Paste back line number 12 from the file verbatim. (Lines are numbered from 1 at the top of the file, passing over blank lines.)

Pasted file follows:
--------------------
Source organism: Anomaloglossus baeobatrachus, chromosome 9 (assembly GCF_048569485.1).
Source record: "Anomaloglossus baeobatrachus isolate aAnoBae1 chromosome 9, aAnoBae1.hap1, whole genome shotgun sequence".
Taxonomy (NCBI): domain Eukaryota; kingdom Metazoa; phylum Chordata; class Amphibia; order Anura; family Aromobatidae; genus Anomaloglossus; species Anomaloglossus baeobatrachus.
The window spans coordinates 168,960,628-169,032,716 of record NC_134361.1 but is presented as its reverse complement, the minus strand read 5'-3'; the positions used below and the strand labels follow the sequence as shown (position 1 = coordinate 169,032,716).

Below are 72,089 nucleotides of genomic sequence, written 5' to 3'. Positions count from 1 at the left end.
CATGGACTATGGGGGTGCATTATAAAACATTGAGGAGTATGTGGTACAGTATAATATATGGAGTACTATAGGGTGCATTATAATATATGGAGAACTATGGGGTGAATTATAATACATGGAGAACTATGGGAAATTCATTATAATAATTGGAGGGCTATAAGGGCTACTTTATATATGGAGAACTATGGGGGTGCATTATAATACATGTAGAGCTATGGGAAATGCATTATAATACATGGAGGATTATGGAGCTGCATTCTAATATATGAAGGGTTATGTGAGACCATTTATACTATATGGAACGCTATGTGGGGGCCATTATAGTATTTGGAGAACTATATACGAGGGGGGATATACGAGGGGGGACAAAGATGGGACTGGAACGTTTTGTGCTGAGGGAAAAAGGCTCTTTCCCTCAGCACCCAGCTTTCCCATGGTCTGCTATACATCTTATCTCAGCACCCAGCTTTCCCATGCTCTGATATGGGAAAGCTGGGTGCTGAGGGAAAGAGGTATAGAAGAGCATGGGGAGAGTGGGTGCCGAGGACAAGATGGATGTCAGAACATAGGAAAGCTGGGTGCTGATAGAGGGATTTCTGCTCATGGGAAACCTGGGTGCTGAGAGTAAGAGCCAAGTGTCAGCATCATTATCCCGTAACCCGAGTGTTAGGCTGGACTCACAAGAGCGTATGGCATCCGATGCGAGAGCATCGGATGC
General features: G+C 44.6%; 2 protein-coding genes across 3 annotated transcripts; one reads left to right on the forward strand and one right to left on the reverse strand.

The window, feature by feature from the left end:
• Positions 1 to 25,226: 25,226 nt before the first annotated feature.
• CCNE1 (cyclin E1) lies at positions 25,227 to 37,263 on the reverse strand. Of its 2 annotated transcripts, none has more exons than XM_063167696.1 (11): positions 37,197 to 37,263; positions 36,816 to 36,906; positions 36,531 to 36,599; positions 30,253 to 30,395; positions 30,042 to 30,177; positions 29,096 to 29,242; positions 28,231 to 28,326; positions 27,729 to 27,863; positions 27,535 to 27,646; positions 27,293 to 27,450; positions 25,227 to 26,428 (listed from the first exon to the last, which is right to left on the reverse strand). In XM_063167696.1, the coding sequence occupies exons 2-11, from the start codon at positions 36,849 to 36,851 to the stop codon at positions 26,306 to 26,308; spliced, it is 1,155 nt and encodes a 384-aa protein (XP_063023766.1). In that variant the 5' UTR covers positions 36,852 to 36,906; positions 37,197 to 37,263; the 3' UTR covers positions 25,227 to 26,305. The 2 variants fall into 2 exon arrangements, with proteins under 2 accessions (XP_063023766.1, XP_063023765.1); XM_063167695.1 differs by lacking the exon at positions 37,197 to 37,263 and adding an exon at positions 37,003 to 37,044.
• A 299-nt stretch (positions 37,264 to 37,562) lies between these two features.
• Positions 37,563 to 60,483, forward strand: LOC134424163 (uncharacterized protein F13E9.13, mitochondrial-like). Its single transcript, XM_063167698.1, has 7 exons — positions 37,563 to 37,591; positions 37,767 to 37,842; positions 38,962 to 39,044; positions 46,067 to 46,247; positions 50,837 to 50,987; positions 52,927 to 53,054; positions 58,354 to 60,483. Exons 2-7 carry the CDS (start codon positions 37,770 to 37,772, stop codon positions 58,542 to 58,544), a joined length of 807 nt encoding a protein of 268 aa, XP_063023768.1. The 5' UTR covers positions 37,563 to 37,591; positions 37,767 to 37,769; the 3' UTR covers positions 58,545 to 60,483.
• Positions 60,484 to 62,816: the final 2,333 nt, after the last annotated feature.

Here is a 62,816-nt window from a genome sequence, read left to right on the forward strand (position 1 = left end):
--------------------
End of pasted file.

• Positions 37,563 to 60,483, forward strand: LOC134424163 (uncharacterized protein F13E9.13, mitochondrial-like). Its single transcript, XM_063167698.1, has 7 exons — positions 37,563 to 37,591; positions 37,767 to 37,842; positions 38,962 to 39,044; positions 46,067 to 46,247; positions 50,837 to 50,987; positions 52,927 to 53,054; positions 58,354 to 60,483. Exons 2-7 carry the CDS (start codon positions 37,770 to 37,772, stop codon positions 58,542 to 58,544), a joined length of 807 nt encoding a protein of 268 aa, XP_063023768.1. The 5' UTR covers positions 37,563 to 37,591; positions 37,767 to 37,769; the 3' UTR covers positions 58,545 to 60,483.